IT and phone systems used by GP practices fail to help practices measure how well they are doing at providing in-hours urgent care, according to a Department of Health commissioned report.
The review of urgent care by the Primary Care Foundation, a consultancy firm specialising in urgent care, found that IT and phone systems currently used by GP practices do not support measurement or monitoring of capacity and demand.
The authors said this was a “significant gap” in current GP software systems and recommended that suppliers develop systems that offer better reporting on urgent care.
The report, Urgent care – a practical guide to transforming same-day care in general practice, looked at handling of urgent care calls by almost 150 practices across five primary care trusts, Doncaster, Lambeth, Plymouth, Bolton and Norfolk.
It said high quality urgent care depended on four factors – access, speed of initial response, capacity and assessment. The report found there were noticeable differences in the number of phone lines and staff available at peak times and in the percentage of calls identified for urgent attention with often the least experienced receptionists identifying a lower number of calls as urgent.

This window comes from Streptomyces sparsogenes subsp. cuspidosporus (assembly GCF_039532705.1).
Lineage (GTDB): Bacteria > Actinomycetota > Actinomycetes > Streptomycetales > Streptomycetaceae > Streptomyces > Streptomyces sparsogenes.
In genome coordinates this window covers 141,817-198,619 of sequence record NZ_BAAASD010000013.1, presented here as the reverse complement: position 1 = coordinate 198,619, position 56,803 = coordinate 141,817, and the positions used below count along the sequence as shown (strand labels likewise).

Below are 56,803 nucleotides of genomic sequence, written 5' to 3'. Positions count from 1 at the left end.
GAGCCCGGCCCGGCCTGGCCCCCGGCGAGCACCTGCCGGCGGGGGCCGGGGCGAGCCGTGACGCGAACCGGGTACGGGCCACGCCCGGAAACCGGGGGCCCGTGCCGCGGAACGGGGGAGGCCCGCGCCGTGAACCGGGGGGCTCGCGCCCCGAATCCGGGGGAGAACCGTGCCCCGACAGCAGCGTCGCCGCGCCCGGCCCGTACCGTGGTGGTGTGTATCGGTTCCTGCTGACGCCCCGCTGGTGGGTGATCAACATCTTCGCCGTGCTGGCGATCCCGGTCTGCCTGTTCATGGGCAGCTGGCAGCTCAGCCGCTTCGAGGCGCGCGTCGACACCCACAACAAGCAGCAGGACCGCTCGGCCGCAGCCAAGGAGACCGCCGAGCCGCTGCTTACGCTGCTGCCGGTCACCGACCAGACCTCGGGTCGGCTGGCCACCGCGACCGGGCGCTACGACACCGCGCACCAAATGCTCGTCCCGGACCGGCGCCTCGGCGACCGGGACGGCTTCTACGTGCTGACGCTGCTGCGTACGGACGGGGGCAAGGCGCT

The report said telephone systems used by practices usually recorded all in-going and out-going calls allowing practices to give individual feedback and guidance.
However it added: “In working with practices through the pilot stage we found that the IT and phone systems in use did not support measurement. This made it difficult to examine the timeliness and outcomes of cases from the initial contact with the patient through to the point they were seen by a clinician (sometimes including telephone assessment. We see this as a significant gap in current GP software systems.”
The report recommends that IT and phone system suppliers should develop reports that enable practices to measure and monitor capacity and demand, monitor the timeliness of response, look at outcomes from each stage in an episode of care and review the quality of response by non-clinical staff as well as the quality of clinical consultations.
Other recommendations in the report include a recommendations that practices assess the pattern of demand to ensure enough staff and telephone lines are available at peak times, balance book ahead and same-day appointments with a suggested ratio of two-thirds booked ahead to one-third same day appointments and define the practice standard for the length of time from initial call to assessment by a clinician.
The report was backed by the Royal College of GPs and the BMA which said they hoped it would encourage practices to assess their urgent care arrangements and set achievable goals for improvement where appropriate.